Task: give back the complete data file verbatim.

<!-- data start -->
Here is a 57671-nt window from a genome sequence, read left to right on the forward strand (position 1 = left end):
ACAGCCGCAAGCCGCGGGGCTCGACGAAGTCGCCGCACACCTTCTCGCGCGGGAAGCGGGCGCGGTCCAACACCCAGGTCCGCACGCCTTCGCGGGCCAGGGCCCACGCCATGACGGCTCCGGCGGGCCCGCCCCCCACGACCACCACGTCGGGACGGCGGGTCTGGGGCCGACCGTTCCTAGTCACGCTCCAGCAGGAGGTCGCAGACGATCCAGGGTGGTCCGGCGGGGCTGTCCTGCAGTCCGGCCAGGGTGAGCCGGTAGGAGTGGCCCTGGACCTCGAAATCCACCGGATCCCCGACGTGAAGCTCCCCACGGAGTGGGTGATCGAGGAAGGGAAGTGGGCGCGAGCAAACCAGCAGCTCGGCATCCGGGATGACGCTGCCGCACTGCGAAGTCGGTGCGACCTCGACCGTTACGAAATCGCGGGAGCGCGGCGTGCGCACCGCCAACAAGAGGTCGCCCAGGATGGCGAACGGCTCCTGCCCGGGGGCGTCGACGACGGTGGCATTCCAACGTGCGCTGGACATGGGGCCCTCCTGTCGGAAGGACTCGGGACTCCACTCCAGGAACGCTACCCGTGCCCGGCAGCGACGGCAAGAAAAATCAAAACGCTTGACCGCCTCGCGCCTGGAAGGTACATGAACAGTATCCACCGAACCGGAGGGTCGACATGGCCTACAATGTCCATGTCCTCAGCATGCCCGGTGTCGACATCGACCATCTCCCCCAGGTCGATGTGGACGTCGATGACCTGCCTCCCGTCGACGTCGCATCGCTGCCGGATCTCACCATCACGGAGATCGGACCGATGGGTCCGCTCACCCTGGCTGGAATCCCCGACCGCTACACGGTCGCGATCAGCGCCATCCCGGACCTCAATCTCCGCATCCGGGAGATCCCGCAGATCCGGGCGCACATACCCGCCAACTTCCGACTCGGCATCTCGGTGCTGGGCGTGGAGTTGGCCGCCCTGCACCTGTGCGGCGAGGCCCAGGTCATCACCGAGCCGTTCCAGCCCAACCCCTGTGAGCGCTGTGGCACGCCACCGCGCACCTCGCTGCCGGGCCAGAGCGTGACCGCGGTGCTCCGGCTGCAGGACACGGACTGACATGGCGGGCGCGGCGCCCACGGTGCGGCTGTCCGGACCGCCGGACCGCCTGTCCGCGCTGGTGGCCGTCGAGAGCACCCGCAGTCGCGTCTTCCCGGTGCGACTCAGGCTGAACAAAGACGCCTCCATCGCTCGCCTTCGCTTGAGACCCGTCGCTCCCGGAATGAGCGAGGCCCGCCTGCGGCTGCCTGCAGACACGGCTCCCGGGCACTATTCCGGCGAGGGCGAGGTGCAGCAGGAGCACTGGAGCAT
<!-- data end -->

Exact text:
Here is a 57671-nt window from a genome sequence, read left to right on the forward strand (position 1 = left end):
ACAGCCGCAAGCCGCGGGGCTCGACGAAGTCGCCGCACACCTTCTCGCGCGGGAAGCGGGCGCGGTCCAACACCCAGGTCCGCACGCCTTCGCGGGCCAGGGCCCACGCCATGACGGCTCCGGCGGGCCCGCCCCCCACGACCACCACGTCGGGACGGCGGGTCTGGGGCCGACCGTTCCTAGTCACGCTCCAGCAGGAGGTCGCAGACGATCCAGGGTGGTCCGGCGGGGCTGTCCTGCAGTCCGGCCAGGGTGAGCCGGTAGGAGTGGCCCTGGACCTCGAAATCCACCGGATCCCCGACGTGAAGCTCCCCACGGAGTGGGTGATCGAGGAAGGGAAGTGGGCGCGAGCAAACCAGCAGCTCGGCATCCGGGATGACGCTGCCGCACTGCGAAGTCGGTGCGACCTCGACCGTTACGAAATCGCGGGAGCGCGGCGTGCGCACCGCCAACAAGAGGTCGCCCAGGATGGCGAACGGCTCCTGCCCGGGGGCGTCGACGACGGTGGCATTCCAACGTGCGCTGGACATGGGGCCCTCCTGTCGGAAGGACTCGGGACTCCACTCCAGGAACGCTACCCGTGCCCGGCAGCGACGGCAAGAAAAATCAAAACGCTTGACCGCCTCGCGCCTGGAAGGTACATGAACAGTATCCACCGAACCGGAGGGTCGACATGGCCTACAATGTCCATGTCCTCAGCATGCCCGGTGTCGACATCGACCATCTCCCCCAGGTCGATGTGGACGTCGATGACCTGCCTCCCGTCGACGTCGCATCGCTGCCGGATCTCACCATCACGGAGATCGGACCGATGGGTCCGCTCACCCTGGCTGGAATCCCCGACCGCTACACGGTCGCGATCAGCGCCATCCCGGACCTCAATCTCCGCATCCGGGAGATCCCGCAGATCCGGGCGCACATACCCGCCAACTTCCGACTCGGCATCTCGGTGCTGGGCGTGGAGTTGGCCGCCCTGCACCTGTGCGGCGAGGCCCAGGTCATCACCGAGCCGTTCCAGCCCAACCCCTGTGAGCGCTGTGGCACGCCACCGCGCACCTCGCTGCCGGGCCAGAGCGTGACCGCGGTGCTCCGGCTGCAGGACACGGACTGACATGGCGGGCGCGGCGCCCACGGTGCGGCTGTCCGGACCGCCGGACCGCCTGTCCGCGCTGGTGGCCGTCGAGAGCACCCGCAGTCGCGTCTTCCCGGTGCGACTCAGGCTGAACAAAGACGCCTCCATCGCTCGCCTTCGCTTGAGACCCGTCGCTCCCGGAATGAGCGAGGCCCGCCTGCGGCTGCCTGCAGACACGGCTCCCGGGCACTATTCCGGCGAGGGCGAGGTGCAGCAGGAGCACTGGAGCAT